Best Forward's Boots
Strikers are the players who play nearest to the opposition’s goal, so they are mainly responsible for scoring goals. This advanced position brings with it limited defensive responsibilities, but strikers still require intelligence, as well as speed of execution and thought, to perform well in their role.
Top 5 Boots for Scoring Goals!
1. Nike Phantom GT Elite FG
Preferred by the likes of Harry Kane, Mason Greenwood, and Edinson Cavani, the Phantom GT is the ultimate striker's choice. Reinforced now with Generative Texture in the upper, the Phantom GT not only provides striking power through its elements but also enhanced grip on the ball, an extremely needed prerequisite to ensure the ball ends up at the back of the goal.
2. Nike Mercurial Vapor 14 Elite
The most popular boot with pro footballers is the Nike Mercurial Vapor, worn by the likes of Erling Haaland and Bruno Fernandes, both who know where the goal is and how to score a banger!
3. adidas X Ghosted + FG
The X is a boot designed for quick movements and blistering acceleration with its ultrathin upper and carbon-fibre reinforced soleplate, thus making it the perfect silo for the forward positioned player like Alvaro Morata and Jamie Vardy.
4. Puma Ultra 1.2
The Puma Ultra is the brand's reentry to the speed boot category, promising stars like Sergio Aguero and Antoine Griezmann uncatchable speed through its lightweight and slim profile, so that they can always be first on the ball and do what they do best: scoring goals.
5. adidas Copa Sense +
Gracing the feet of Paulo Dybala and Joao Felix, the Copa Sense + from adidas has been involved in some of the fabulous goals in top professional level. Fusionskin technology ensures a smooth transition of the leather upper to the Primeknit collar. The forefoot leather is now equipped with Touchpods on both sides for better ball control.
There are so many football philosophies about winning matches, but it all boils down to one thing and that is scoring goals. While certainly defenders and midfielders are not excluded in doing such, goals are the bread and butter of forwards. To score goals, forwards have varied roles depending on skills and positioning.
In a team’s frontline, there would always be the one player (or two at least in a 4-4-2 formation) whose primary function is to stay on the top to deliver the finish. Aptly called the ‘striker’ or the number 9, this forward uses clinical finishing to put the ball in the back of the net, much like Kun Agüero. However, aside from being an out and out striker, a number 9 like Zlatan Ibrahimovich has qualities that allow him to be the target man, designated to win the long balls using height, strength, and heading ability to hold up the ball and create goal-scoring chances for the other team members. In contrast a false 9 drops deep (even reaching the midfield at times) both to possibly create spatial gaps and to confuse the defence in terms of their marking, Cesc Fabregas famously played the role for Spain and Lionel Messi is well known for playing this way at Barcelona.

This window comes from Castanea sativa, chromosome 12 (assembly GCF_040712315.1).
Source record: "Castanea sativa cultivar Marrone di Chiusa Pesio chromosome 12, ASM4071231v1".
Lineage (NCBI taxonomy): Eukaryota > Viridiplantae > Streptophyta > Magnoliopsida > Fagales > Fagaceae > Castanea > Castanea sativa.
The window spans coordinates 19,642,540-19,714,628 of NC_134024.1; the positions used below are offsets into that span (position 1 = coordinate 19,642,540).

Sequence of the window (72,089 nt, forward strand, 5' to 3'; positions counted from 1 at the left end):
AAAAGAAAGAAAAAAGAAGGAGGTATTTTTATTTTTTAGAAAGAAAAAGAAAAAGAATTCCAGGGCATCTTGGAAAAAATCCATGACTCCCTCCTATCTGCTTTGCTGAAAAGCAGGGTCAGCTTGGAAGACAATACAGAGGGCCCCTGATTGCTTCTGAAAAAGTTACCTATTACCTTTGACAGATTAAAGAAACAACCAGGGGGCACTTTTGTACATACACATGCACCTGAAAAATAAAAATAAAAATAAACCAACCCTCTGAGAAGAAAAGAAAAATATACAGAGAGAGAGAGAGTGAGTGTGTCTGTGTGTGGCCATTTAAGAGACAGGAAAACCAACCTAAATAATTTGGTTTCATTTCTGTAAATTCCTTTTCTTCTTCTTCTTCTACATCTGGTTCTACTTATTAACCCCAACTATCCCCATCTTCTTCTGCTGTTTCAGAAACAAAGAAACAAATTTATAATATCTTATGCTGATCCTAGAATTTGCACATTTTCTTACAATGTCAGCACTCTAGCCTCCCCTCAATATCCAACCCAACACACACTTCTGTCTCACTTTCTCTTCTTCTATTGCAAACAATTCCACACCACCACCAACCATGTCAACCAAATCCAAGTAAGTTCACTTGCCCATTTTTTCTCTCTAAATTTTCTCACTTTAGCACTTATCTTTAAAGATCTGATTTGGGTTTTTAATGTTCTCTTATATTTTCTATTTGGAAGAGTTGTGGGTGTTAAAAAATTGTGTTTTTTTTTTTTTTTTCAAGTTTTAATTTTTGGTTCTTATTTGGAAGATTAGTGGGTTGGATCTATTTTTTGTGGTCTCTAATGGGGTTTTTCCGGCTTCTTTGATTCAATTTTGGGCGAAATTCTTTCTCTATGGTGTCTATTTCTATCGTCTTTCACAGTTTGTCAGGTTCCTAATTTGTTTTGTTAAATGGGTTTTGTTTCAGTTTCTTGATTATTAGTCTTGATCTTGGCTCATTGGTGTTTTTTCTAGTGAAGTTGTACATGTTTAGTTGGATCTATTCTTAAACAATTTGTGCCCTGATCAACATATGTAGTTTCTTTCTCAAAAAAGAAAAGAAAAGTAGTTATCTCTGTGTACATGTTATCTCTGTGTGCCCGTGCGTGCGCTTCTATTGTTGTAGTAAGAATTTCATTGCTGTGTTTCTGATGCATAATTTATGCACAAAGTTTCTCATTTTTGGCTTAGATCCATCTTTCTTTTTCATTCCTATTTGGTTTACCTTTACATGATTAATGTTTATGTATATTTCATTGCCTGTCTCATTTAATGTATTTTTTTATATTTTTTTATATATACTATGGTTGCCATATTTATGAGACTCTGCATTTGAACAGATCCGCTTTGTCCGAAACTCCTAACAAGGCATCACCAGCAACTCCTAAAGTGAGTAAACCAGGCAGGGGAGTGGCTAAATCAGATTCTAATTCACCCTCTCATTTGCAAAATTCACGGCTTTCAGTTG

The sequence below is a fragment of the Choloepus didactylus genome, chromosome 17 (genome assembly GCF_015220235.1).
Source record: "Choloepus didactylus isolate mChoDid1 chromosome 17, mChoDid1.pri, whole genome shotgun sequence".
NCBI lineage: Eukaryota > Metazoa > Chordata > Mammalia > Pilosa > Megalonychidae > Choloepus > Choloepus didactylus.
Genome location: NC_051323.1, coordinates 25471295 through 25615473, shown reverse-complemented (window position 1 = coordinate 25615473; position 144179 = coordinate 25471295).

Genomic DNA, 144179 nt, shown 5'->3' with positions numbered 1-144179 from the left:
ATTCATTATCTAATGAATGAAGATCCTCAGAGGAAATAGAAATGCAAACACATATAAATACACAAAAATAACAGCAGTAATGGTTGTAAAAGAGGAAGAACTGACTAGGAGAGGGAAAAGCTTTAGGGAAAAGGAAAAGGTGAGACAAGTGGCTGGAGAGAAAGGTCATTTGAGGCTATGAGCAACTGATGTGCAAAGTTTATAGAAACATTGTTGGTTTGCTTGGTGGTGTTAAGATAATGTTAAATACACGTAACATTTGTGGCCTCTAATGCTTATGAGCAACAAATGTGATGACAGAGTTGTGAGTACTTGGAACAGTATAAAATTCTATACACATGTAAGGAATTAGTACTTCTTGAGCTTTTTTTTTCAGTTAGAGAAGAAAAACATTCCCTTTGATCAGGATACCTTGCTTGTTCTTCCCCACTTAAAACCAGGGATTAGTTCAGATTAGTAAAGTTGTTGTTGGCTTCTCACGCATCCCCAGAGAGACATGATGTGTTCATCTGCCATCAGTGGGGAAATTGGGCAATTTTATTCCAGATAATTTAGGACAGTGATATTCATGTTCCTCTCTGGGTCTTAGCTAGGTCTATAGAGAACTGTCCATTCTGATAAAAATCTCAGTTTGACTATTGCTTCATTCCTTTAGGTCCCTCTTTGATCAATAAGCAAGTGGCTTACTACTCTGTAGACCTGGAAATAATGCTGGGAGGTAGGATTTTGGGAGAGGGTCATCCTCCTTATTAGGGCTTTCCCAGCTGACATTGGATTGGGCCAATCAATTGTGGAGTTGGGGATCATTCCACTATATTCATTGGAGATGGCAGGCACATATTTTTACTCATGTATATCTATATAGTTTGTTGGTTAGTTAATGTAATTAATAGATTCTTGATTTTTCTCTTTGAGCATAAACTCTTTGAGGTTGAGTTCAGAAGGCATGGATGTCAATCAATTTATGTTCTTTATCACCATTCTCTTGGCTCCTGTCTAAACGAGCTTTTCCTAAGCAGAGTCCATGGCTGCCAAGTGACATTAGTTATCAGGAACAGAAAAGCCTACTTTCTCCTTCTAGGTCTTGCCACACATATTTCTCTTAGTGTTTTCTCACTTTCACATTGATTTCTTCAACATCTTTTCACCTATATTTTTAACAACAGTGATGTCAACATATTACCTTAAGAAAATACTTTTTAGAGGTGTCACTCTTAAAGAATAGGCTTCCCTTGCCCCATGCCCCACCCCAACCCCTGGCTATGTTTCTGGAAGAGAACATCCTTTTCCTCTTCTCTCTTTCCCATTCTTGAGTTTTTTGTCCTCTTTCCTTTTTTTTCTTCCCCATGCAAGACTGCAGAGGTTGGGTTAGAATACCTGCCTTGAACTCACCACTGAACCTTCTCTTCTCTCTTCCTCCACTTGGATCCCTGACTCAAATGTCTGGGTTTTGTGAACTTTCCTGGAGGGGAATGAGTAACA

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A ‘second striker’ resembles a balance between the goal scoring of a number 9 and the creativity of a number 10. Instead of going all out in starting and positioning as an attacking midfielder, a ‘second striker’ instead would swing back and forth between supporting the main striker and dropping back to midfield to receive the ball. The second striker specifically acts as a support chain then between the main striker and the midfield. Wayne Rooney had at times been deployed to such roles at a time when Manchester United had the likes of Robin Van Persie and Shinji Kagawa.
Depending on if positioned narrower near the centre forward or advanced in the wings, a supporting set of ‘inside forwards’ or ‘outside forwards’ is positioned on either flank of the main forward. Inside forwards and outside forwards are prominent during the existence of the 2-3-5 formations.
In today’s game, a player who generally plays on the left and right sides of the pitch is called a winger, a recent trend in a ‘forward winger’s’ play is to be inverted, meaning, to play on the opposite wing so that he can cut inside with his stronger foot. Liverpool’s Mohamed Salah is a left-foot winger operating as the right-winger in the club’s front three. Effective strikers in recent years have been cutting into the centre, a striker can also operate as a winger-striker, something that Cristiano Ronaldo has done at times. Given their position on the pitch, wingers are also expected to use their pace and dribbling skills to get past the full-backs.